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  • Azle Area Ministerial Alliance

SLOW DOWN! A practical key to conflict resolution

by David A. Shaffer, D.Min.

Director of Son Shine Ministries

When I was in high school our family lived out in the country, and we sometimes had campfires, which I enjoyed. One evening a quick rain shower literally dampened our plans. I struggled to light the fire, and rather than patiently wait for things to dry or adjust plans, I looked for an instant solution. This led me to a 5-gallon gas tank. I soaked the entire pile of wood with gas and lit a match. Immediately, a dramatic fireball went up and out, causing me to fall backwards. My eyebrows were singed along with much of my hair. I was shocked and fortunate.

Relationships have similarities with my ill-fated story. When things don’t turn out as planned—when conflict arises—it is natural to react in the moment. The last thing we may feel like doing is to step back patiently. Solomon wrote nearly 3,000 years ago that “A hot-tempered person stirs up strife, but the slow to anger calms a dispute” (Proverbs 15:18, nasb). Reacting with anger is throwing a match onto gasoline-soaked logs.

Solomon recognized that conflict is a natural part of life. Serious conflict is not to be merely ignored or forgotten; it is to be resolved. Solomon certainly understood relationships, knowing how differences in priorities could create disputes. As a master diplomat, he wisely dealt with international leaders and had to work through various backgrounds, cultures, and worldviews. Additionally, he would have known, like we all do, mankind’s selfishness and how it distorts our perspective.

Disagreements can quickly intensify, and Solomon identifies that a “hothead” thrives on disagreements and disputes, perhaps seeking to take control through intimidation or trying to prevent others from taking control themselves. This unrighteous behavior is equated with evil, and Solomon certainly did not want people to behave this way during his peaceful monarchy. But what would we have in common with such a person? While we may not be known for being hot-tempered, the reality is that we all probably have our triggers—those scenarios that cause our anger to rise quickly. We have the potential and perhaps experience of being quick to anger. This is as much a problem today as it was in the 10th century BC! We have all noticed increased conflict in our nation recently. So often healthy debate has been tossed aside, and near-tribal factions vehemently attack their opponents. A large portion of our work in Son Shine Ministries involves marriage ministry, and we have seen a rise in conflict, especially during the last eighteen months. In your churches and ministries, you engage with many who are stressed, hurting, and depressed. No one is immune from a potential conflict flareup.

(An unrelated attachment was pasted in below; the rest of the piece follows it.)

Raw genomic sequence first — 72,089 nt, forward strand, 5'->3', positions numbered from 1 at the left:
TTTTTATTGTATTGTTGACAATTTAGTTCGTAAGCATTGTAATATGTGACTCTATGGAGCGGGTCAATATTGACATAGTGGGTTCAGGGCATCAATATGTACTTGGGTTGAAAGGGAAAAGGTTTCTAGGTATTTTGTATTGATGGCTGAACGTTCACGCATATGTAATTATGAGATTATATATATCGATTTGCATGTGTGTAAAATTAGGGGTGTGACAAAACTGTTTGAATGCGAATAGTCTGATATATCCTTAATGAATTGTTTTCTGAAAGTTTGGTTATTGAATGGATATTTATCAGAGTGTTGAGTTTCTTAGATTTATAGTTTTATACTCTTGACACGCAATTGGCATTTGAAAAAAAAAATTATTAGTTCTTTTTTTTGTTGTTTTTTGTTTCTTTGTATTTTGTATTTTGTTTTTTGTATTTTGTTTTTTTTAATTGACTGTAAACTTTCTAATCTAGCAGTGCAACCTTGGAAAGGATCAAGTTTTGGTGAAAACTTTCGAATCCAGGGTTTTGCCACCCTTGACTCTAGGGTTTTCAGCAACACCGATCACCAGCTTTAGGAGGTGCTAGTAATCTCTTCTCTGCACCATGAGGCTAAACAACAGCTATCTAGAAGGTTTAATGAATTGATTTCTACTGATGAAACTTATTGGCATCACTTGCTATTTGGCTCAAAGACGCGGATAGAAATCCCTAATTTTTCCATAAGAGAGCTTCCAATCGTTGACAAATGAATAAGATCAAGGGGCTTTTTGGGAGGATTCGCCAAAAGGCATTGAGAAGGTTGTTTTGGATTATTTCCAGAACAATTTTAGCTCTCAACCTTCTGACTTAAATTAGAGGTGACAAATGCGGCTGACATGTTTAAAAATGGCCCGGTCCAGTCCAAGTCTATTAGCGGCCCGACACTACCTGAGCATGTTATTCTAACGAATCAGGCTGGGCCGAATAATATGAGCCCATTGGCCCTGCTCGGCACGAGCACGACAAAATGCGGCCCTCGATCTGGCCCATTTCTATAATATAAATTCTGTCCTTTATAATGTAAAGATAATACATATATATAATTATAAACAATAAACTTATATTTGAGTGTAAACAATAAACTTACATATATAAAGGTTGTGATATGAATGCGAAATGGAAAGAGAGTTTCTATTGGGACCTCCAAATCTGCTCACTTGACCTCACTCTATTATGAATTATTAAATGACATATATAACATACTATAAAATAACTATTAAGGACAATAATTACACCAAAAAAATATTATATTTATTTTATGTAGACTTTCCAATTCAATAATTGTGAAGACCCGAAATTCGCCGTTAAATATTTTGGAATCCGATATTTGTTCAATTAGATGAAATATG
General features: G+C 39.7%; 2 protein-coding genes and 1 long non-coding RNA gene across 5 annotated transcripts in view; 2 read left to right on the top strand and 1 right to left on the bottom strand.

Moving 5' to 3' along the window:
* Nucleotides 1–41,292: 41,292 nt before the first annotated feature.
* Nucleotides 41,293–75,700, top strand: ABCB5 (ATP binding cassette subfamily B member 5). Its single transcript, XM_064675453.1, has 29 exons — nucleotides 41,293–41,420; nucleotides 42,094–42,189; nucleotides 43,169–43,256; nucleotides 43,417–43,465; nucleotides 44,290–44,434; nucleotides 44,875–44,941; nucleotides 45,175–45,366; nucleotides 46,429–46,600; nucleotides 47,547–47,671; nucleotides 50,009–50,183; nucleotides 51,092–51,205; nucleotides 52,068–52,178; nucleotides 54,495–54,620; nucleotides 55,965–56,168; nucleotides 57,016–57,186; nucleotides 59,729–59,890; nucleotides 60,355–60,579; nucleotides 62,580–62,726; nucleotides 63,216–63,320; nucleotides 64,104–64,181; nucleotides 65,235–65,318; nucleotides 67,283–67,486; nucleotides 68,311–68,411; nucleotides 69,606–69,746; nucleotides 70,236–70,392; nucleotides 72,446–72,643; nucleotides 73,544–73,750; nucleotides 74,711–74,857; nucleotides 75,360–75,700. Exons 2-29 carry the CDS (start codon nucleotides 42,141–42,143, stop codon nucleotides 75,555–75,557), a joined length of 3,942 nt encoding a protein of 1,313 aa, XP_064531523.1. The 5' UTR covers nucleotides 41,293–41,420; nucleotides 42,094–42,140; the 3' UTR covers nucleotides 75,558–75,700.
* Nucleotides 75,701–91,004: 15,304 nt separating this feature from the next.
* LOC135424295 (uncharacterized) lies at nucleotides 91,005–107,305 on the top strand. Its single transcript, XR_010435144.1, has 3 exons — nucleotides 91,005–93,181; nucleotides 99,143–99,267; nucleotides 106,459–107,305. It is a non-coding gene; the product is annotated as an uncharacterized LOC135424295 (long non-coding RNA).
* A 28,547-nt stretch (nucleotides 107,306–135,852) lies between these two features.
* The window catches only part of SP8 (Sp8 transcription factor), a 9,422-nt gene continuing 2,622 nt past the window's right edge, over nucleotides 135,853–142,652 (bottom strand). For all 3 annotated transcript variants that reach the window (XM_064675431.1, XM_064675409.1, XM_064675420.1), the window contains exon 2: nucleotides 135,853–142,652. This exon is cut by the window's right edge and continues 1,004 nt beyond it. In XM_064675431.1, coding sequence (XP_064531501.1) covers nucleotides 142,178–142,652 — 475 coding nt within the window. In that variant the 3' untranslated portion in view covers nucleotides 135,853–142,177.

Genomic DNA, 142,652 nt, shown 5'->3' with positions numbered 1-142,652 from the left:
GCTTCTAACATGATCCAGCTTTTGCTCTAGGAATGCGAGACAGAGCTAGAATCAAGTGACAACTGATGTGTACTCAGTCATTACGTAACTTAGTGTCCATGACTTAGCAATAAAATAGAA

Fortunately, Solomon leads quickly to the solution in the second half of verse 18 – “But the slow to anger calms a dispute.” Those who patiently manage their anger bring about peace. While hotheads instigate and intensify disagreements, the person who responds (rather than reacts) brings peace. Being slow to anger provides the atmosphere in which conflict may be resolved. It provides the time to hear both perspectives, to consider who is impacted the most, to discuss compromises when appropriate, and to build consensus. The verse describes a peacemaker—the valued and courageous role of one who is willing to walk into a battle to make peace, not a passive pushover. This type of person “fights” for peace. Solomon desired people to be this way. Consider his words in Proverbs 16:32 (nasb): “One who is slow to anger is better than the mighty, and one who rules his spirit, than one who captures a city.” To Solomon, a peacemaker—one who was slow to anger—was greater than a man who could defeat a city single-handedly—this from Israel’s king who maintained peace for nearly forty years while maintaining a formidable army. The slow-to-anger resolve conflict. They recognize that God is sovereign, and they release their control to him. They realize that nothing knocks him off his throne or takes him by surprise. He can be completely trusted. This produces not merely the appearance of calm but genuine inner peace during conflict.

My wife, Daniele, and I, like everyone other couple, have had to work on this in our marriage. It is especially easy to react with those closest to us, a sad reality when we recognize those relationships are the ones we value most. Taking a moment to step back when conflict arises (instead of stepping forward into combat) can make a big difference. As odd as this may sound, it may be helpful to literally take a step back when you feel ready to react. For me, this is a physical and practical reminder of a commitment I have made to the Lord and my wife. Slowing down can keep things from exploding, allowing us to remember that our spouse is our partner, that we are on the same side. “Human marriage has always been intended by God to serve as a prophetic whisper of the eternal marriage.”* As Christian marriage represents the relationship that is possible between Christ and people (cf. Ephesians 5:32), how we handle conflict matters. And sometimes the best way forward begins with taking a step back.

*Ray Ortlund, Marriage and the Mystery of the Gospel (Whe

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